Turning Tesla into a global electrification conglomerate
The surge of interest in the electric vehicle (EV) industry has only played into the hands of the pure-play car maker Tesla as it sees growth across various sectors relating to electrified transportation.
Despite its CEO’s diverted attention towards various other projects, such as his SpaceX endeavours and the acquisition of Twitter, Tesla continues to grow beyond its manufacturer status to become a business that seemingly be self-sufficient in the growing EV market.
It all started with the development of electric cars with the first ones, the Tesla Roadster, commercially available in 2008—the year following Elon Musk’s appointment as CEO. From there on Tesla expanded its footprint with a number of service centres and 438 stores across the US and China. While the company wasn’t the one to invent the EV, it most certainly played a significant role in bringing the movement to fruition.
While the first car was significantly higher in price than those on the market today, the product was a huge step towards the global rollout of EVs, which catalysed the development of the existing models.
Now this business is up there with the traditional OEMs and is battling it out with the Chinese EV maker, BYD, for the leading position in the sector. Both companies have shown significant growth interest in each other’s territories, making them global players with high output capabilities. From Tesla’s perspective, this looks like more than 422,000 vehicle sales in Q1 2023 alone, amounting to more than US$23bn in revenue this year.
But there’s one advantage that BYD has, which was announced in 2018. The news being that the company had the deeds to the largest lithium-ion battery manufacturing plant in the world.
Knowing that China is responsible for the majority of battery production globally, the Tesla CEO bridged an outsourced gap in its supply chain with the development of the company’s own gigafactory to produce its own batteries in an effort to bring down the cost of manufacturing its cars—and inherited more control over its supply chain.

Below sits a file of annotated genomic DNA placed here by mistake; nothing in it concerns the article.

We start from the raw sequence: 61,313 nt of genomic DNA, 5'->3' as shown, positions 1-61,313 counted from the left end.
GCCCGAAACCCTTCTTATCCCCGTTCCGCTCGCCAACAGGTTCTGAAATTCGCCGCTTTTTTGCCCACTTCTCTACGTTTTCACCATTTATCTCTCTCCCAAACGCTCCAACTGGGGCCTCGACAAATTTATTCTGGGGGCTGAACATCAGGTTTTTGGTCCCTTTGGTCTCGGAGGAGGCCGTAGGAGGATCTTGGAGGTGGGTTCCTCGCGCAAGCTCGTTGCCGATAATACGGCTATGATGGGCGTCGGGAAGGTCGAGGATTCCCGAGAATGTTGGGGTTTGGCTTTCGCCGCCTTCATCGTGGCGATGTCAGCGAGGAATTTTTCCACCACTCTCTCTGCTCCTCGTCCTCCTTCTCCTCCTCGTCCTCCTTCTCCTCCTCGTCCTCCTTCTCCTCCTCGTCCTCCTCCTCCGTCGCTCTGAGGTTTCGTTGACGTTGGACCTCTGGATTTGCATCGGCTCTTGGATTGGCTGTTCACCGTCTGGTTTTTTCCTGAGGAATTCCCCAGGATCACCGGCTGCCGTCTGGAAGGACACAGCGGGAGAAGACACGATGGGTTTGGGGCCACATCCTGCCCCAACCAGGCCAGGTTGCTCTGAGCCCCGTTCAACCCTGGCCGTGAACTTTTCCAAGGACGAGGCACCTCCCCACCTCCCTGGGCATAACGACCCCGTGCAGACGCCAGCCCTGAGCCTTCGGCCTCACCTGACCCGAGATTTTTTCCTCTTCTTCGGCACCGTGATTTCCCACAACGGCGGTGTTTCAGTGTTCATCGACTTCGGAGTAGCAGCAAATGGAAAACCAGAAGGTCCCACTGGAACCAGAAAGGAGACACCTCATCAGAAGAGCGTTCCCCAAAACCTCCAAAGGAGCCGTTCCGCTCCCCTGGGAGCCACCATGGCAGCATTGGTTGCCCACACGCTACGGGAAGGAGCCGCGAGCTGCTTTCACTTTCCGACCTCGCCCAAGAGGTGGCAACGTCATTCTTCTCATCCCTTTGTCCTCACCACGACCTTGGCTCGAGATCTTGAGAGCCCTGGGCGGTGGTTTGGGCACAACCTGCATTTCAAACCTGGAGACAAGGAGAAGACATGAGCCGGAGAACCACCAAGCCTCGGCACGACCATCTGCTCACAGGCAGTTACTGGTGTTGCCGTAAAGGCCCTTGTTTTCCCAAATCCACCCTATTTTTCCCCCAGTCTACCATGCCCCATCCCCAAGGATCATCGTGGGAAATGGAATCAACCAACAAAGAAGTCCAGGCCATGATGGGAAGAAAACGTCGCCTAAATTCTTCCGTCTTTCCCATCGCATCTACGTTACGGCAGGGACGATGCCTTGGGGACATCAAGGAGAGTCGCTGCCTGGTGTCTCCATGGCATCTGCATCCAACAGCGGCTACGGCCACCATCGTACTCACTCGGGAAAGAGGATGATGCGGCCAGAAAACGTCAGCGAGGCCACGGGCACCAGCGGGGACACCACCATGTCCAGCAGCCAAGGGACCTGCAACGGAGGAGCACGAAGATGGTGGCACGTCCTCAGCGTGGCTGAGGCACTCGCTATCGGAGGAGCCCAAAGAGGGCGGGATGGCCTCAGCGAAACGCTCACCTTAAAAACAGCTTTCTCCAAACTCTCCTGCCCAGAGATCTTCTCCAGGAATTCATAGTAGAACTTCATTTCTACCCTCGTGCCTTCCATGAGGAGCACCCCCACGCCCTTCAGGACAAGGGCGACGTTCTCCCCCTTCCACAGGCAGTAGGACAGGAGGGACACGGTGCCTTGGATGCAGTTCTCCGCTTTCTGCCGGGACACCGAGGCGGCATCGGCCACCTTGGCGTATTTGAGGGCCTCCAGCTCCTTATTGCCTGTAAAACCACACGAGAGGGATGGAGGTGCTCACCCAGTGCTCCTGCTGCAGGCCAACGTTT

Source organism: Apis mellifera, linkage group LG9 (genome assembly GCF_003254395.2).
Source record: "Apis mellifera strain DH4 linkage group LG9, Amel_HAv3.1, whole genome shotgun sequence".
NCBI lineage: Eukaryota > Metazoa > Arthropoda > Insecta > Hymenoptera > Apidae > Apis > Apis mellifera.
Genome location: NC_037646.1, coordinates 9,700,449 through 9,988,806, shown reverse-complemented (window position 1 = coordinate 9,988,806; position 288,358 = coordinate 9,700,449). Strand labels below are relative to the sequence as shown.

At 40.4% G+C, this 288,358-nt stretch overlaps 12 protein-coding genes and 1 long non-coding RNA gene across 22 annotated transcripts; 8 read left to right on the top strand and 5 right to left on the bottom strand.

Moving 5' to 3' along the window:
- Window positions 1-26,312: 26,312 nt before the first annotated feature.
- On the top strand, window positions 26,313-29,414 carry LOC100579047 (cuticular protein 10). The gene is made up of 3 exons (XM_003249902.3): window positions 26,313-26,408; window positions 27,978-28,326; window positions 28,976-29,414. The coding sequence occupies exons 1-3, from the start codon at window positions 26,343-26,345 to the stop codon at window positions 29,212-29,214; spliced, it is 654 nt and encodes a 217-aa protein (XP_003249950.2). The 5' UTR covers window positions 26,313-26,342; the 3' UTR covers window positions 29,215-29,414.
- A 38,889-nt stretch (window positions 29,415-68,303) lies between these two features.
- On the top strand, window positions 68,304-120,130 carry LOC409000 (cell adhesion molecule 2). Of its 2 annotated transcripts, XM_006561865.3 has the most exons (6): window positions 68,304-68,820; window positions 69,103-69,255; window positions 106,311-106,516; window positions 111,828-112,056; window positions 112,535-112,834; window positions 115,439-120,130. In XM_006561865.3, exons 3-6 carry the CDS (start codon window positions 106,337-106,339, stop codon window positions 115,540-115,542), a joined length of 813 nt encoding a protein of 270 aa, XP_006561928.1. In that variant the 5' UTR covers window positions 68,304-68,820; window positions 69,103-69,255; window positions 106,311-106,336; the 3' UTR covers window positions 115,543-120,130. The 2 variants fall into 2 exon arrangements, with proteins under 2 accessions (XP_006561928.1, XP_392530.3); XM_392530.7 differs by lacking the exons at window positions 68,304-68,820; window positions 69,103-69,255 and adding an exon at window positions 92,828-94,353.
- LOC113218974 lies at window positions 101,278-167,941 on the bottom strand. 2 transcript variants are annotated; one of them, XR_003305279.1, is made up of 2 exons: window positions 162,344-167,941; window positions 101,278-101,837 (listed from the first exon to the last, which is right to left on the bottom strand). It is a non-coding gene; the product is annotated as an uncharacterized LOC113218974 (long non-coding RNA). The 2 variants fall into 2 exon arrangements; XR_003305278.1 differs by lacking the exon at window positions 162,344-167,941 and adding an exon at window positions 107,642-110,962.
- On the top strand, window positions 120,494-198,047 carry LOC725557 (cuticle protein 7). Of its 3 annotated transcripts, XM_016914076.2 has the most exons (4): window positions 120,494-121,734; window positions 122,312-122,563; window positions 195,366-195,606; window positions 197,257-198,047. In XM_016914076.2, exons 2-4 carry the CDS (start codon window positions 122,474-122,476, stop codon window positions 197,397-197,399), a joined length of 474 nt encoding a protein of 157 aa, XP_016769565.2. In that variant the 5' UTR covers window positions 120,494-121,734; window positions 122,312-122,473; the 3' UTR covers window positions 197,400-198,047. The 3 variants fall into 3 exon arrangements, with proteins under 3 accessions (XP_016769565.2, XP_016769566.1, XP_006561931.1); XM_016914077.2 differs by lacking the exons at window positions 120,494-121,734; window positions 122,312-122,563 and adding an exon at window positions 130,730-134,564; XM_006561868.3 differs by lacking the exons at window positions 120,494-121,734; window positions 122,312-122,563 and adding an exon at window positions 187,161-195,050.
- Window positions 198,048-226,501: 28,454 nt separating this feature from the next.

Tesla’s expands its supply chain control
Having dominated the EV industry for a while, and localising its battery production, Tesla is looking to branch out further along its upstream supply chain as it announces it has broken ground on its own lithium refinery. The company will invest a significant US$375 million into its plant, which will be based near Corpus Christi, Texas, with the aim of internalising production of lithium for its batteries.
According to Musk, once completed, the new plant will produce enough lithium to supply one million new vehicles each year, which will make the company self-sufficient in its EV production and cost-effective in manufacturing new zero-emission vehicles.
Tesla will gain more control over its entire production cycle, making it more involved in the product life cycle of its vehicles, which will not only serve the needs of its customers, but the planet as a whole.
Tesla is tackling some of the many challenges faced in electrification as an industry challenge across many sectors, including renewable energy and battery storage solutions, which will provide the backbone of an all-electric future. Likewise Tesla is also heavily involved in technology development and autonomous driving systems, which can benefit users from a safety and insurance perspective, but also ensure the longevity of Tesla vehicles.
What was seen as a pioneer in the EV space has now become a multi-industry conglomerate with a foot in automotive, energy, technology, and robotics, which will shape the future of more than just mobility.